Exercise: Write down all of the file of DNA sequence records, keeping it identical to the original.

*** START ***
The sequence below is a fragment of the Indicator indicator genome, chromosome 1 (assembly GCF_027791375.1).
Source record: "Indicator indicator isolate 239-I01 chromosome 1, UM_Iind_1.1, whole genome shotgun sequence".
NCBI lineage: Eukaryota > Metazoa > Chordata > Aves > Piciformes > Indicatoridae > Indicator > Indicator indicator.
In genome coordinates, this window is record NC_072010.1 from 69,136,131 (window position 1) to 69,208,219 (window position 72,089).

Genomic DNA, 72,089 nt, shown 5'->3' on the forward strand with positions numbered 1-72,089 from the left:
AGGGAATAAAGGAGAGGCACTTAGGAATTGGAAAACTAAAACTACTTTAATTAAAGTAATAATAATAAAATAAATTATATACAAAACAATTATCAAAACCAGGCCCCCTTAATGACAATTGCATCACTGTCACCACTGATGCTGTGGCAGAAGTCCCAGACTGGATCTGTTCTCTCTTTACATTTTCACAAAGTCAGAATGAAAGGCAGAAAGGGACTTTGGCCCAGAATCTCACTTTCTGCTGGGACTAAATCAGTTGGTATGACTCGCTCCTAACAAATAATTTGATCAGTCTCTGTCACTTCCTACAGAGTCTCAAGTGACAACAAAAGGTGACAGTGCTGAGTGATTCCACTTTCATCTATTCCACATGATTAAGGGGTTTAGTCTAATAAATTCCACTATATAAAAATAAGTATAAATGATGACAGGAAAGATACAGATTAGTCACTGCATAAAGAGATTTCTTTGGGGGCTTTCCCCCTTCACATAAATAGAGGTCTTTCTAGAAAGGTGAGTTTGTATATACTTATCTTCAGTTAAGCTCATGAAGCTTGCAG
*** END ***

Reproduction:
The sequence below is a fragment of the Indicator indicator genome, chromosome 1 (assembly GCF_027791375.1).
Source record: "Indicator indicator isolate 239-I01 chromosome 1, UM_Iind_1.1, whole genome shotgun sequence".
NCBI lineage: Eukaryota > Metazoa > Chordata > Aves > Piciformes > Indicatoridae > Indicator > Indicator indicator.
In genome coordinates, this window is record NC_072010.1 from 69,136,131 (window position 1) to 69,208,219 (window position 72,089).

Genomic DNA, 72,089 nt, shown 5'->3' on the forward strand with positions numbered 1-72,089 from the left:
AGGGAATAAAGGAGAGGCACTTAGGAATTGGAAAACTAAAACTACTTTAATTAAAGTAATAATAATAAAATAAATTATATACAAAACAATTATCAAAACCAGGCCCCCTTAATGACAATTGCATCACTGTCACCACTGATGCTGTGGCAGAAGTCCCAGACTGGATCTGTTCTCTCTTTACATTTTCACAAAGTCAGAATGAAAGGCAGAAAGGGACTTTGGCCCAGAATCTCACTTTCTGCTGGGACTAAATCAGTTGGTATGACTCGCTCCTAACAAATAATTTGATCAGTCTCTGTCACTTCCTACAGAGTCTCAAGTGACAACAAAAGGTGACAGTGCTGAGTGATTCCACTTTCATCTATTCCACATGATTAAGGGGTTTAGTCTAATAAATTCCACTATATAAAAATAAGTATAAATGATGACAGGAAAGATACAGATTAGTCACTGCATAAAGAGATTTCTTTGGGGGCTTTCCCCCTTCACATAAATAGAGGTCTTTCTAGAAAGGTGAGTTTGTATATACTTATCTTCAGTTAAGCTCATGAAGCTTGCAG